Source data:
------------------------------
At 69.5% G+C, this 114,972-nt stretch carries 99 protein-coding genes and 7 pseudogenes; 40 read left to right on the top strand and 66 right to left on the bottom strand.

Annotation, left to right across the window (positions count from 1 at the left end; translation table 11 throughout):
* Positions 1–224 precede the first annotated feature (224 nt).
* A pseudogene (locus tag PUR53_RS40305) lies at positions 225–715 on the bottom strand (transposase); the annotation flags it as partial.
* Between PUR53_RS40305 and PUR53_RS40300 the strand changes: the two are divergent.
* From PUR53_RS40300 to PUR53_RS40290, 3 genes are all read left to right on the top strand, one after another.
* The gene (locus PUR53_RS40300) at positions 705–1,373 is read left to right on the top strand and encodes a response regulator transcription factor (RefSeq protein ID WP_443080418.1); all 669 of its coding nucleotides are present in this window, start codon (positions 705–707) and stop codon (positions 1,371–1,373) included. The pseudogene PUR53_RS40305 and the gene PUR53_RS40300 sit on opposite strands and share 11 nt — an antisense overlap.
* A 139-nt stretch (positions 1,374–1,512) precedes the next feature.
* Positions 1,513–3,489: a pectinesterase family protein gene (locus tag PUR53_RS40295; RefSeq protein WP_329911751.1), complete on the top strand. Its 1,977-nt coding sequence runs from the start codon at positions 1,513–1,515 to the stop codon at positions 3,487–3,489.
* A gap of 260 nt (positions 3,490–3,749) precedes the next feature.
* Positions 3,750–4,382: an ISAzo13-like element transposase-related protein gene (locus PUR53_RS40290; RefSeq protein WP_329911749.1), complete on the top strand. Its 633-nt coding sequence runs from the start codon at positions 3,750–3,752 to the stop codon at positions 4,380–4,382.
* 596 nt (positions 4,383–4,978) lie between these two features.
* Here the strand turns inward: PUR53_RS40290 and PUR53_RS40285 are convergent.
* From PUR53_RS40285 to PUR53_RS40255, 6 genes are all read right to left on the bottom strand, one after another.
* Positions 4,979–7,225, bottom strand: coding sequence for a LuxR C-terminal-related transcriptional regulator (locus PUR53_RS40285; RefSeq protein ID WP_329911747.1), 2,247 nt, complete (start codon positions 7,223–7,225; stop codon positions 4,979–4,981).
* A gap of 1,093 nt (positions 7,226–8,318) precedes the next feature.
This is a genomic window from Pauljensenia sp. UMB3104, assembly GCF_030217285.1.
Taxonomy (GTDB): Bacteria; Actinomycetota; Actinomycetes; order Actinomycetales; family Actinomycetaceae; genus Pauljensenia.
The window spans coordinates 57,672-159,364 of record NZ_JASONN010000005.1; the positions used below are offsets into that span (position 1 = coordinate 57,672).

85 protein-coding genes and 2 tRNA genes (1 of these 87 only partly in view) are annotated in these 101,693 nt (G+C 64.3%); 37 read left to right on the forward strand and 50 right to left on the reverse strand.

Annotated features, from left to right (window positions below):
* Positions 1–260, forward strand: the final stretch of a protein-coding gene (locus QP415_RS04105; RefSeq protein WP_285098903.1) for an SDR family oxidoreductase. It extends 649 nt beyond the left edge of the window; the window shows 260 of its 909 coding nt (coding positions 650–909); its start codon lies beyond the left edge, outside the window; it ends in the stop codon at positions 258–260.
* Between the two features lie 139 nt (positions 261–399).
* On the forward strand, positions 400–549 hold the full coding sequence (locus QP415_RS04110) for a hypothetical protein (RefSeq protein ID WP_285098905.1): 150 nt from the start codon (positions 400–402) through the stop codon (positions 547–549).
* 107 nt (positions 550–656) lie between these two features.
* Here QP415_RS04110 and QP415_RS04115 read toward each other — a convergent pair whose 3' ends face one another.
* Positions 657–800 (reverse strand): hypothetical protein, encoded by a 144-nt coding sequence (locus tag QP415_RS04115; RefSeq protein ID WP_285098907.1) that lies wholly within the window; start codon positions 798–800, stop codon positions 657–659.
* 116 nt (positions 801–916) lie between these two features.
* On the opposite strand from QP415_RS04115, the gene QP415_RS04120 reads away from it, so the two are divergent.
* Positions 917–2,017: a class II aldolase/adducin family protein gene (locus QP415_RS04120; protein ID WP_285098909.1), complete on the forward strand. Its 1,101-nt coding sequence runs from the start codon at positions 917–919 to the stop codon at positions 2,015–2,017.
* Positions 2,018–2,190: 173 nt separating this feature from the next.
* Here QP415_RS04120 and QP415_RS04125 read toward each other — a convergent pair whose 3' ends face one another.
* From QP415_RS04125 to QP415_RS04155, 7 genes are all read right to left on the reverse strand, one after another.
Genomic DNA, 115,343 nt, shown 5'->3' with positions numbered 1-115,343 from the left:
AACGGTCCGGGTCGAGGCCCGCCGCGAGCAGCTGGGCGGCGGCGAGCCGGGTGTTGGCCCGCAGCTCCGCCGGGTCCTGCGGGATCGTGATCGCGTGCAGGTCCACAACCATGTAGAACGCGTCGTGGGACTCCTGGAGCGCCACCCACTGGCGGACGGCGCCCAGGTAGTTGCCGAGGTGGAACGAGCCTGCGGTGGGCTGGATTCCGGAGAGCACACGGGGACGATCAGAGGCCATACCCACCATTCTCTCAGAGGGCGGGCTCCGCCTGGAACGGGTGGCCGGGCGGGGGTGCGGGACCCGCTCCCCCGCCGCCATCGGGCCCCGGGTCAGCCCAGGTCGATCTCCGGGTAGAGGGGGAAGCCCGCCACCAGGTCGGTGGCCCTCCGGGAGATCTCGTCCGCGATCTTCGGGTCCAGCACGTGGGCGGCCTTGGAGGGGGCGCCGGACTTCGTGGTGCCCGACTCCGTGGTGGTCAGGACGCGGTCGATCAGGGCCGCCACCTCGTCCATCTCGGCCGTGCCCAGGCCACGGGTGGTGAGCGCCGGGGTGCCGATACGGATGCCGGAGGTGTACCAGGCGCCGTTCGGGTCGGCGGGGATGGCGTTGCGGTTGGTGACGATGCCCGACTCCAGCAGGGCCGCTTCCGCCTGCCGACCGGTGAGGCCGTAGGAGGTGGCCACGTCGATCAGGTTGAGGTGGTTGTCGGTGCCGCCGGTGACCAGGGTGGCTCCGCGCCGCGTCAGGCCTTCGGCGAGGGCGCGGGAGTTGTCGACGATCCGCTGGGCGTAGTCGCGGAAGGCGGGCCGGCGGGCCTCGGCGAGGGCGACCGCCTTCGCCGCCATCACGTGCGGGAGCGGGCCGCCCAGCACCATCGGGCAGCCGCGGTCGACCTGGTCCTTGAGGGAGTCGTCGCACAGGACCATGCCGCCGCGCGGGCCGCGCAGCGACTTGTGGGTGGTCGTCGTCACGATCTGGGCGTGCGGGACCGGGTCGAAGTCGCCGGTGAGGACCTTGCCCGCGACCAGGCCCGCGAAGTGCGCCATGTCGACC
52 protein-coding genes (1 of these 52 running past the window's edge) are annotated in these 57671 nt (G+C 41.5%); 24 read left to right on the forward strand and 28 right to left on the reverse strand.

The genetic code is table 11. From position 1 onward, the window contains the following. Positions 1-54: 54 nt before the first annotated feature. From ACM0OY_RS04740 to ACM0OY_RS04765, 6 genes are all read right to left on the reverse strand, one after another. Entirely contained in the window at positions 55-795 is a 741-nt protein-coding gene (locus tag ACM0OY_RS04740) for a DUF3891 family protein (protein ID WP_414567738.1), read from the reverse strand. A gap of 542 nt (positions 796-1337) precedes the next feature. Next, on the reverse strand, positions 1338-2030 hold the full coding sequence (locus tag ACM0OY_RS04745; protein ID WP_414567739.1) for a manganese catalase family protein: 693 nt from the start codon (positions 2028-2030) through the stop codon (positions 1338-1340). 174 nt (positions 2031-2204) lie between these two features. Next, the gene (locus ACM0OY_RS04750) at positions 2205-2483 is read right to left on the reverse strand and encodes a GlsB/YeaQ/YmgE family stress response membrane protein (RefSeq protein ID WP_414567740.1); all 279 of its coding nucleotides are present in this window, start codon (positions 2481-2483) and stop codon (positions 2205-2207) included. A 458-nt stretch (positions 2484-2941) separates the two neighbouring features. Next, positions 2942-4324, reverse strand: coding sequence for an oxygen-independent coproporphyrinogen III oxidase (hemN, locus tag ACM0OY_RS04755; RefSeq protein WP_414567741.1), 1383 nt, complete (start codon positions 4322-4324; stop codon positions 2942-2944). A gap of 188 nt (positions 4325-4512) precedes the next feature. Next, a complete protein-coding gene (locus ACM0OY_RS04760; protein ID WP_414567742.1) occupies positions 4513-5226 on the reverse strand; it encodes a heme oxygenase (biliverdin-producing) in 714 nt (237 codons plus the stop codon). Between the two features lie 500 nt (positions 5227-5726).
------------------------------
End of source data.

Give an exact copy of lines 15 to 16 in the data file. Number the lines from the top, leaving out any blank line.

* Positions 4,979–7,225, bottom strand: coding sequence for a LuxR C-terminal-related transcriptional regulator (locus PUR53_RS40285; RefSeq protein ID WP_329911747.1), 2,247 nt, complete (start codon positions 7,223–7,225; stop codon positions 4,979–4,981).
* A gap of 1,093 nt (positions 7,226–8,318) precedes the next feature.